Maybe not, new report indicates
A recent study of Del Norte’s youngest schoolchildren found that most kindergarten students were not ready to be there.
Kindergarten teacher Janet Parker leads students to class on opening day last September at Bess Maxwell Elementary. Del Norte Triplicate/Bryant Anderson
Of the 281 kindergarteners assessed, only 23 percent were ready to start school, according to “School Readiness in Del Norte County,” a report paid for by First 5 Del Norte.
Another quarter were making progress toward having the skills necessary for the first year of school, but 50 percent were lacking the necessary academic and social-emotional skills.
“There’s a significant number who aren’t prepared for kindergarten,” said Patti Vernelson, the executive director of First 5 Del Norte Children and Families Commission, a local agency focused on the development of children through age 5.
The report lists numerous skills kids should have when they enter kindergarten. Children possessing them will likely succeed later in school, according to the report. If they start without them, they may struggle in the years ahead.
Local officials said focusing more on children’s development in the first five years of life will help them be ready for school. This can be done by educating parents on ways they can help their children’s development and looking for signs of potential problems, officials said.
“Here’s how you can help your child,” Vernelson said.
First 5 Del Norte commissioned the “School Readiness” report conducted by Applied Survey Research, a non-profit social research firm, to assess students entering kindergarten in 2011. Additional assessments are planned for this fall and the next.
All elementary schools in Del Norte except Bess Maxwell School participated in the “School Readiness” report. Kindergarten teachers assessed their students’ abilities and a survey was sent home with parents.
However, only half of parents returned the survey.
Students scored the lowest in “self-regulation” skills — the ability to control their emotions and behave in class. The highest scores were in “self-care and motor skills” — control of their movements and ability to take care of themselves.
Only 23 percent of Del Norte students assessed had both the academic and self-regulation skills for kindergarten, 27 percent had mixed results and 50 had needs in both skills areas, according to the report.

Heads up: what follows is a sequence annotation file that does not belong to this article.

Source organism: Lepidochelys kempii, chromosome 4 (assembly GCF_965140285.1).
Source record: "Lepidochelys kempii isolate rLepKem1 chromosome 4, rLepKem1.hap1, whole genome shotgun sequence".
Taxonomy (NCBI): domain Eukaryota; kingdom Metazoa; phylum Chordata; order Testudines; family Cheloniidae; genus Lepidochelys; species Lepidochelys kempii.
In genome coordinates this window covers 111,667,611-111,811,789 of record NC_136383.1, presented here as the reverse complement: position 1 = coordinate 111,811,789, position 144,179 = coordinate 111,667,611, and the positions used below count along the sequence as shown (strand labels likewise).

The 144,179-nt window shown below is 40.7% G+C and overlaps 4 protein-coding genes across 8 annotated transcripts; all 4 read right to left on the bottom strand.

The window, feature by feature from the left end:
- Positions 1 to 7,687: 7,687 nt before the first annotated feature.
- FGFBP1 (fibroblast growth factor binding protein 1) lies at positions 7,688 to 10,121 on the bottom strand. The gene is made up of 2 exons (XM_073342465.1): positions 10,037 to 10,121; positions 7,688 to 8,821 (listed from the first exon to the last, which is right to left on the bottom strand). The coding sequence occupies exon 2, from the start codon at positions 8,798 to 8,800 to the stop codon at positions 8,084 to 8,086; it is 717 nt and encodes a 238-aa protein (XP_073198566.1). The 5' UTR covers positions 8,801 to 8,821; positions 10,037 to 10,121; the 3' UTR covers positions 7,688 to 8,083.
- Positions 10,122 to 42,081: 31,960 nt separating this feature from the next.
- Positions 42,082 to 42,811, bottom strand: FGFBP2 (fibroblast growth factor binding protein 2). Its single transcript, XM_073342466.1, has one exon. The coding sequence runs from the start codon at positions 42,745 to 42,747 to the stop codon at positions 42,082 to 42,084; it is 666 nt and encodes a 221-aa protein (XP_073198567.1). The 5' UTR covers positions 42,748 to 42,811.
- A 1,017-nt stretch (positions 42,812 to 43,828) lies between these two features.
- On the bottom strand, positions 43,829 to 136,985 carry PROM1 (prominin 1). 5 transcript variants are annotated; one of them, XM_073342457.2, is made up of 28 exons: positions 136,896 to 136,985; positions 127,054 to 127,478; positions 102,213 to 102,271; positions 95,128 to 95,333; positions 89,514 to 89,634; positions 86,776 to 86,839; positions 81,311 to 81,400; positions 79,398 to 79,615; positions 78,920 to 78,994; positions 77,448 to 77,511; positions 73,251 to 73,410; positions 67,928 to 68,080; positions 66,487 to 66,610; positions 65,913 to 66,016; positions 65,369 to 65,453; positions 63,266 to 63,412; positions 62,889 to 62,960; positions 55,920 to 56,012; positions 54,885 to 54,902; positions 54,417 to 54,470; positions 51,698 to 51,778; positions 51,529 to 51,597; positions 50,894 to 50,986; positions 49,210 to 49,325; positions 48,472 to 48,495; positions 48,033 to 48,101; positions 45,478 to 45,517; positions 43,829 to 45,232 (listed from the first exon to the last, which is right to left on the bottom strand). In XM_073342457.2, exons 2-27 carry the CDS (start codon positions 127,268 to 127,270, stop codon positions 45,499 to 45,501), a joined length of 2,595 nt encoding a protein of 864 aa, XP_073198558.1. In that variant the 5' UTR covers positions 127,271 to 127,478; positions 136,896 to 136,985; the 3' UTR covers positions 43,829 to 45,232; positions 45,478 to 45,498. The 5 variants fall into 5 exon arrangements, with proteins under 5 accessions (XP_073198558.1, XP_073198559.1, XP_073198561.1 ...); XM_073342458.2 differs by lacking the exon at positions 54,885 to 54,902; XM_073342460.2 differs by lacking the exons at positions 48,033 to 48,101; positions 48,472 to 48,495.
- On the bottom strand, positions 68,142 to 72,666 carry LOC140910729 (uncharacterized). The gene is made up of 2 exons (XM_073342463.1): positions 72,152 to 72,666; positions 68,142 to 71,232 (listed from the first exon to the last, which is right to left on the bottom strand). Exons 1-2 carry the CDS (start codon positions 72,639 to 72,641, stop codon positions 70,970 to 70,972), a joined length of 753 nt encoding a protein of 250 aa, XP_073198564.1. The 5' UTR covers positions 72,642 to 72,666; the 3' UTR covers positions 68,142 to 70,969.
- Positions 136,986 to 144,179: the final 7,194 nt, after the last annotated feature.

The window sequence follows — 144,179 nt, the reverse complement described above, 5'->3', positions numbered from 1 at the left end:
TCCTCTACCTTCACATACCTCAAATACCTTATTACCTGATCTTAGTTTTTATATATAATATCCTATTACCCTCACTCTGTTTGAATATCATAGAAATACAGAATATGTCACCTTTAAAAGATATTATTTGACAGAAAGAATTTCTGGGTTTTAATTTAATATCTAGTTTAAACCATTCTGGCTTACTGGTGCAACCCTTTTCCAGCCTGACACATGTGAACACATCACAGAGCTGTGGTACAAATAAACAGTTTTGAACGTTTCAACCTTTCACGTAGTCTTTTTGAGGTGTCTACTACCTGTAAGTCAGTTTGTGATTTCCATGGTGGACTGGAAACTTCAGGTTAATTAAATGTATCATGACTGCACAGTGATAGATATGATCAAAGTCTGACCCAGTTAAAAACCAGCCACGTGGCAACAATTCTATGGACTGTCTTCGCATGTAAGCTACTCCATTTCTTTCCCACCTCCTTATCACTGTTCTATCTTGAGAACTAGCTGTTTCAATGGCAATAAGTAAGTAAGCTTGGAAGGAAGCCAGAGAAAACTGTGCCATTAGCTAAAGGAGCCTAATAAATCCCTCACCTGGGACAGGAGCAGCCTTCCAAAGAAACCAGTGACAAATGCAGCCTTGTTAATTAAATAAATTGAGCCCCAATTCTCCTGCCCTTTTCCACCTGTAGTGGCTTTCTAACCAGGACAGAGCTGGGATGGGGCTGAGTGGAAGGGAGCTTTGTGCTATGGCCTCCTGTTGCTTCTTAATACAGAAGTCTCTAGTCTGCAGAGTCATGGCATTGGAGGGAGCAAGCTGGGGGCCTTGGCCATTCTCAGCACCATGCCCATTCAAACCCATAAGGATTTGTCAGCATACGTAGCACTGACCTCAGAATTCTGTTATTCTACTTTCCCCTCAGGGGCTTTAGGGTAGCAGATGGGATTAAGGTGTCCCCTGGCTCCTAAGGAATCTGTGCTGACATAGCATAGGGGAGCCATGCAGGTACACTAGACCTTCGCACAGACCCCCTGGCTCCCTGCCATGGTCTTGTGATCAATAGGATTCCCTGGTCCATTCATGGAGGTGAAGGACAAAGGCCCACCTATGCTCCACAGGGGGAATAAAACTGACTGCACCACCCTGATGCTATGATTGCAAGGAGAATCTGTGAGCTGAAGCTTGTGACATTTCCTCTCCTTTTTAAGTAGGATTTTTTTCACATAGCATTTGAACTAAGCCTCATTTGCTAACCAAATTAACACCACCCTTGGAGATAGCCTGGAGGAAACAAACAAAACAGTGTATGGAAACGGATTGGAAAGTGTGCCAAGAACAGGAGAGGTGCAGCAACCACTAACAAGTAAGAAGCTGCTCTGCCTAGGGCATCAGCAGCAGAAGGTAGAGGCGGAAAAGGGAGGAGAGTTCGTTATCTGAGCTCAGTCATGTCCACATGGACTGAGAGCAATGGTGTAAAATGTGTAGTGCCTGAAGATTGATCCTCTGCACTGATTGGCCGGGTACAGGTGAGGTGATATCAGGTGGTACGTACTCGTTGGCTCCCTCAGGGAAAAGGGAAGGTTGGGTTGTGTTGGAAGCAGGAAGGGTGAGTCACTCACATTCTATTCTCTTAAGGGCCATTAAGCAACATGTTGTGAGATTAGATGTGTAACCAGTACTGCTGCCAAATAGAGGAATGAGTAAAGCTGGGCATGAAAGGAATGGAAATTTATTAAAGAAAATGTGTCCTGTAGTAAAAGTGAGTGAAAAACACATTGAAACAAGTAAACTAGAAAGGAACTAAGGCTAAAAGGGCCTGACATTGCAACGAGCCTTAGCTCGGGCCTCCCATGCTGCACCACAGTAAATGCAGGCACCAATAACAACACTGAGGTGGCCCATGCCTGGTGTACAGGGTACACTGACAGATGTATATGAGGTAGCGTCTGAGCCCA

Most kindergartners had good self care and motor skills, meaning they can take care of their basic needs and can control their movements.
Of the kids assessed by their teachers, most recognized basic colors, 72 percent, and shapes, 77 percent, but struggled with other academic skills.
Only 15 percent knew letters, 22 percent recognized rhyming words and 29 could write their name. A number of students were getting close to mastering these skills, but half were only in the beginning stages of learning this basic knowledge.
Drilling toward the problem
Vernelson said that using this data, local officials can “drill down” to the key issues affecting children.
The high number of kids not ready for kindergarten is reflective of the community’s biggest issues: poverty, teen pregnancy and child abuse, she said. All those things put children at risk of not being ready for school, she said.
The report found that students whose parents knew how to help develop their children’s skills and engaged in activities to prepare them for school had higher school readiness levels. Children of higher income families tend to do better in school, according to the report.
Del Norte has a high number of children with special needs, Vernelson said.
Of the students assessed, 13 percent had special needs and 7 percent had a suspected special need not yet identified, according to the report.
Throughout Del Norte schools, 15 percent of children have special needs, said district Superintendent Don Olson, while the state average is 11 percent.
Early intervention for children lacking certain skills can be effective in getting them on track, Olson said.
The report found more than a fifth of students — 21 percent — have delayed language skills. That’s more than the number of children (13 percent) who are learning English as a second language.
“That’s a huge red flag,” Vernelson said.
Talking and reading to children — even when they’re babies — will help develop their language skills, she said.
Ninety percent of brain development happens from birth to 3 years old, she said.
Parents, guardians and child care centers need to be made aware of the importance of talking and reading to children — to engage their brains, Vernelson said.
“We can do something about that,” she said.
There’s the Reach Out and Read, a national program in which physicians give books to parents as part of a child’s check-up, Vernelson said. Some local physicians are participating.
Parents could use the Ages and Stages questionnaires, a nationally recognized screening system used by preschools and physicians. With the questionnaires, parents can see what skills their children should have at their age, track their progress and determine if there’s any problems, Vernelson said.
“Are they meeting the milestones?” she said.